Wildlife TV Presenter
Steve Backshall is a BAFTA-winning English naturalist, writer and television presenter, best known for BBC TV's Deadly 60. His other BBC work includes being part of the expedition teams in Lost Land of the Tiger, Lost Land of the Volcano and Lost Land of the Jaguar. He has worked for the National Geographic Channel and the Discovery Channel, has published three novels for children and several non-fiction works.
An all-round action man and larger-than-life individual, Steve has been a powerful voice for sharks and rays for many years, particularly in changing people’s mindsets behind their unfortunate reputation, and raising awareness of the fisheries threatening them with extinction.
Conservationist, Cinematographer & Shark Ambassador
Valerie Taylor is a renowned conservationist, shark expert, and iconic cinematographer and competitive spearfisher. Together with her late husband, Ron Taylor, the pair helped open the world’s eyes to the wonders of marine life, particularly sharks. They were the first people to film great white sharks without the protection of a cage. They’ve created and helped produce various films and TV series over the years, including Shark Hunter, the American feature film, Blue Water, White Death, and assisting Steven Spielberg to work on Jaws.
Roger Munns is an Emmy and BAFTA award-winning cameraman. He was one of the principal cameramen on Blue Planet II and has worked extensively on other landmark BBC natural history productions such as Life, Life Story and Life in Cold Blood.
Roger has been a friend and vocal supporter of the Manta Trust for many years, even before becoming an official patron.
Founder of Girls that Scuba
Sarah Richard is the founder of Girls that Scuba - now the largest female dive community. A full-time digital nomad, Divemaster and travel blogger, Sarah started Girls that Scuba to connect women who have a passion for the ocean and diving with each other and just three years later Girls that Scuba has over 500,000 members from around the globe. Girls that Scuba share stories of female empowerment, plastic education and ocean restoration as well as encouraging and inspiring more people to start scuba diving. Click the link below to find out more about Girls that Scuba, including their female only dive trips and plastic and waste free online store.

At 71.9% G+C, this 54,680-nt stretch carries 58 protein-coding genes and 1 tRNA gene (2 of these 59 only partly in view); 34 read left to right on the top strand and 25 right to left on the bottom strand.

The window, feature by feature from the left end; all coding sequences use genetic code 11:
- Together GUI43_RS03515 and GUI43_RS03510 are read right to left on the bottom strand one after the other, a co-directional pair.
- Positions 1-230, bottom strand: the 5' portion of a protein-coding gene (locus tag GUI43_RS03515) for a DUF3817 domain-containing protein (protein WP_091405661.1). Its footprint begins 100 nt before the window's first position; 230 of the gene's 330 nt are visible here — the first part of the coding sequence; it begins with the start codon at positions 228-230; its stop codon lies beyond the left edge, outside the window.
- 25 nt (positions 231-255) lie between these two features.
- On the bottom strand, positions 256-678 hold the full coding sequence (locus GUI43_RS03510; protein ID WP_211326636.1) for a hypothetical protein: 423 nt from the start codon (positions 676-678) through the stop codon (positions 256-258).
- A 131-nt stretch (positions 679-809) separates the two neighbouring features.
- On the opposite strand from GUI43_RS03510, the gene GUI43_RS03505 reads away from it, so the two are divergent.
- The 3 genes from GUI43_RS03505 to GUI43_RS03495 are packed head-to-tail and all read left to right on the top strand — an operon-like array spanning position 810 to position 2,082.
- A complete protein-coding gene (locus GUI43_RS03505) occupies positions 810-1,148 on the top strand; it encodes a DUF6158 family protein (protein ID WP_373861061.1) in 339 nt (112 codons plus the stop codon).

Sarah is dedicated to supporting vital marine conservation, including the work of the Manta Trust. We are delighted to welcome her to the Manta Team and look forward to many exciting future collaborations!
Polar & Underwater Cameraman / Photographer
Doug Allan is a Scottish wildlife and documentary cameraman and award-winning photographer. As the recipient of the Fuchs Medal and the Polar Medal (twice), no other cameramen is as experienced filming in polar regions as Doug – whether on the ice or diving under it. He has won countless awards for his photography, on programmes including The Blue Planet, Planet Earth, Life, Human Planet and Frozen Planet.
Like all of our longest-standing patrons, Doug has championed the Manta Trust and its work for many years, and we’re fortunate to have him as a patron and conservation ally.
PADI Course Director & Marine Conservationist
Zoona Naseem was one of the first female Maldivians to qualify as a PADI Scuba Instructor in 1996 and went on to become the Maldives’ first woman to obtain the rank of PADI Course Director (which represents just 1% of the diving industry). Having worked for over 24 years as a PADI professional in a number of resorts and dive centres teaching a huge number of local Maldivians to dive, Zoona went on to open her own dive centre and PADI 5 star Instructor Development facility called Moodhu Bulhaa.
Zoona is a diving icon in the Maldives and is much respected for breaking gender barriers as well as being a strong advocate for marine conservation and encouraging the next generation to take the plunge. Her work has been recognised by numerous national and international awards, most recently the Local Hero Award at the Oceans Awards 2019.
Zoona aims to convince Maldivian parents that the ocean is a safe place and to encourage them to allow their children to enjoy it. For her, in a country like the Maldives, the oceans should be their playground, and their children should be swimming before they walk.